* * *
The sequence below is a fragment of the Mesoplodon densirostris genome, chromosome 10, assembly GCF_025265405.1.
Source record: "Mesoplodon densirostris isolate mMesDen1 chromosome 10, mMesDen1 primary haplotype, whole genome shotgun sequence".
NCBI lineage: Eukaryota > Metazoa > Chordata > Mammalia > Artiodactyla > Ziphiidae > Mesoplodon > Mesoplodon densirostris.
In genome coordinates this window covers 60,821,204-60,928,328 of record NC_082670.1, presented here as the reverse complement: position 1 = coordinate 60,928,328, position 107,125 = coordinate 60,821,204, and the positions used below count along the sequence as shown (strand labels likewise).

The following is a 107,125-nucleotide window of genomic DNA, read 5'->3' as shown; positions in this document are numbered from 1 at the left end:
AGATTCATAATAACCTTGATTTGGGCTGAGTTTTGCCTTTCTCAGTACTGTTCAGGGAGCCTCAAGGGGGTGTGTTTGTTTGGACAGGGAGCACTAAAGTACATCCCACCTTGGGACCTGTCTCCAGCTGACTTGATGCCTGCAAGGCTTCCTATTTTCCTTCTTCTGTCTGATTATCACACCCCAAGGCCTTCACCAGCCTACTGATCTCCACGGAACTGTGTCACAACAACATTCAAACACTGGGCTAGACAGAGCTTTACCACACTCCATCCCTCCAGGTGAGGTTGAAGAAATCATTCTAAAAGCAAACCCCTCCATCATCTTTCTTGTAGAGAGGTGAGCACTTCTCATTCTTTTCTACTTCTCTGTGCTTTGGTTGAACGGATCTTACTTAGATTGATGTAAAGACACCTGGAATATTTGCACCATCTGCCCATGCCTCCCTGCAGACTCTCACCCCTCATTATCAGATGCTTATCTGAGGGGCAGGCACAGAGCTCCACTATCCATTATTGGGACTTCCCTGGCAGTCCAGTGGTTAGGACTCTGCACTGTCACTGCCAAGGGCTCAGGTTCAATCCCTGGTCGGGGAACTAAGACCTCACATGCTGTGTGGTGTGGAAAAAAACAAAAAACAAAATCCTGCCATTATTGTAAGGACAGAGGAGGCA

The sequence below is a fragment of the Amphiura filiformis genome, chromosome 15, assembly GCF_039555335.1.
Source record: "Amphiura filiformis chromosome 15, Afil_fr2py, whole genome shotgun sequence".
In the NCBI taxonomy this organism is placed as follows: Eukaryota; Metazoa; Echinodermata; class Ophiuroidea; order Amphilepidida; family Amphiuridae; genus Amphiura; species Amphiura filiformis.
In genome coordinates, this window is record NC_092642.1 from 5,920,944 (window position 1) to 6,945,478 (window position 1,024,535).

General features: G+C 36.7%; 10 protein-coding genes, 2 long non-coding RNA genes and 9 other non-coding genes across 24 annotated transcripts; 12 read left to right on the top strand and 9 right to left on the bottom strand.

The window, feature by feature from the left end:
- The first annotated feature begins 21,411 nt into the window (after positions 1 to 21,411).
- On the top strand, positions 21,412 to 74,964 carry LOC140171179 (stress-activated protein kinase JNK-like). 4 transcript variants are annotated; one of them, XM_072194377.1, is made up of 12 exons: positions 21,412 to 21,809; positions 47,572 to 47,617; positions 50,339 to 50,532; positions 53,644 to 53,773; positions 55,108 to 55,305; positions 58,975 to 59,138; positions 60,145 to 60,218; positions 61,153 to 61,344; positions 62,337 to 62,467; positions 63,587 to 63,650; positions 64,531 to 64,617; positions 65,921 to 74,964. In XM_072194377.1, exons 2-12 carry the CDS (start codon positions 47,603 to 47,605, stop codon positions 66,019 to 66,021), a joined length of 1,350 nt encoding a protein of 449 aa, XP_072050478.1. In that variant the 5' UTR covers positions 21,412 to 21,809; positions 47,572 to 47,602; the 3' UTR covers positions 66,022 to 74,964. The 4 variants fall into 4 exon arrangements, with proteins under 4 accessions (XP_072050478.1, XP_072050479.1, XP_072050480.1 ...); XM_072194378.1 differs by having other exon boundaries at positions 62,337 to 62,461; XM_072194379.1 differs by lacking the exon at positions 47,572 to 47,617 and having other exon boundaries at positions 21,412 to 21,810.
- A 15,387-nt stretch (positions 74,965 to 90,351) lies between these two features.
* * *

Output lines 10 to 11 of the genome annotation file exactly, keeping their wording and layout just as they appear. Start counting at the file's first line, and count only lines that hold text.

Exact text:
In genome coordinates, this window is record NC_092642.1 from 5,920,944 (window position 1) to 6,945,478 (window position 1,024,535).

General features: G+C 36.7%; 10 protein-coding genes, 2 long non-coding RNA genes and 9 other non-coding genes across 24 annotated transcripts; 12 read left to right on the top strand and 9 right to left on the bottom strand.